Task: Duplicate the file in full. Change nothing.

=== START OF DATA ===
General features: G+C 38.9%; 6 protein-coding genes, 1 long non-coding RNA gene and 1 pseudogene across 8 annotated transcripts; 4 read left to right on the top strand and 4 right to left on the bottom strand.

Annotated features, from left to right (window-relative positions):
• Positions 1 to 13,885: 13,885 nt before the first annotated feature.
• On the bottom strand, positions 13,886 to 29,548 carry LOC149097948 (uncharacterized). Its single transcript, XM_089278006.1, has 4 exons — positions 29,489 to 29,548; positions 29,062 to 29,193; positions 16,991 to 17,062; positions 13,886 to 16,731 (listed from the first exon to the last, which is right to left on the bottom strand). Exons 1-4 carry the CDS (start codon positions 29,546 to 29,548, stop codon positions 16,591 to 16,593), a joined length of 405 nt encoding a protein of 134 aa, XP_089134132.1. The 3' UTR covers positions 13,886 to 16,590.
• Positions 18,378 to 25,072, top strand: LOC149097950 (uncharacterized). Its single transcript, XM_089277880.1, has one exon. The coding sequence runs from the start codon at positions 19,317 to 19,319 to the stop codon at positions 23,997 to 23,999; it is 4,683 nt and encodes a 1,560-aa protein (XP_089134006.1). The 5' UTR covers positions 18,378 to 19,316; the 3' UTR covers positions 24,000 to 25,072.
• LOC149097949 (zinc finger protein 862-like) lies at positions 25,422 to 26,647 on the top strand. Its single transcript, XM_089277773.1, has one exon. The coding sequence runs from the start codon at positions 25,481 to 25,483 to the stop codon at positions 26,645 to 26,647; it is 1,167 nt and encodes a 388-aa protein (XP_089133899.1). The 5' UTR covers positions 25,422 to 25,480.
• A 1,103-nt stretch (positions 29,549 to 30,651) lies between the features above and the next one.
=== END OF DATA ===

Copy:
General features: G+C 38.9%; 6 protein-coding genes, 1 long non-coding RNA gene and 1 pseudogene across 8 annotated transcripts; 4 read left to right on the top strand and 4 right to left on the bottom strand.

Annotated features, from left to right (window-relative positions):
• Positions 1 to 13,885: 13,885 nt before the first annotated feature.
• On the bottom strand, positions 13,886 to 29,548 carry LOC149097948 (uncharacterized). Its single transcript, XM_089278006.1, has 4 exons — positions 29,489 to 29,548; positions 29,062 to 29,193; positions 16,991 to 17,062; positions 13,886 to 16,731 (listed from the first exon to the last, which is right to left on the bottom strand). Exons 1-4 carry the CDS (start codon positions 29,546 to 29,548, stop codon positions 16,591 to 16,593), a joined length of 405 nt encoding a protein of 134 aa, XP_089134132.1. The 3' UTR covers positions 13,886 to 16,590.
• Positions 18,378 to 25,072, top strand: LOC149097950 (uncharacterized). Its single transcript, XM_089277880.1, has one exon. The coding sequence runs from the start codon at positions 19,317 to 19,319 to the stop codon at positions 23,997 to 23,999; it is 4,683 nt and encodes a 1,560-aa protein (XP_089134006.1). The 5' UTR covers positions 18,378 to 19,316; the 3' UTR covers positions 24,000 to 25,072.
• LOC149097949 (zinc finger protein 862-like) lies at positions 25,422 to 26,647 on the top strand. Its single transcript, XM_089277773.1, has one exon. The coding sequence runs from the start codon at positions 25,481 to 25,483 to the stop codon at positions 26,645 to 26,647; it is 1,167 nt and encodes a 388-aa protein (XP_089133899.1). The 5' UTR covers positions 25,422 to 25,480.
• A 1,103-nt stretch (positions 29,549 to 30,651) lies between the features above and the next one.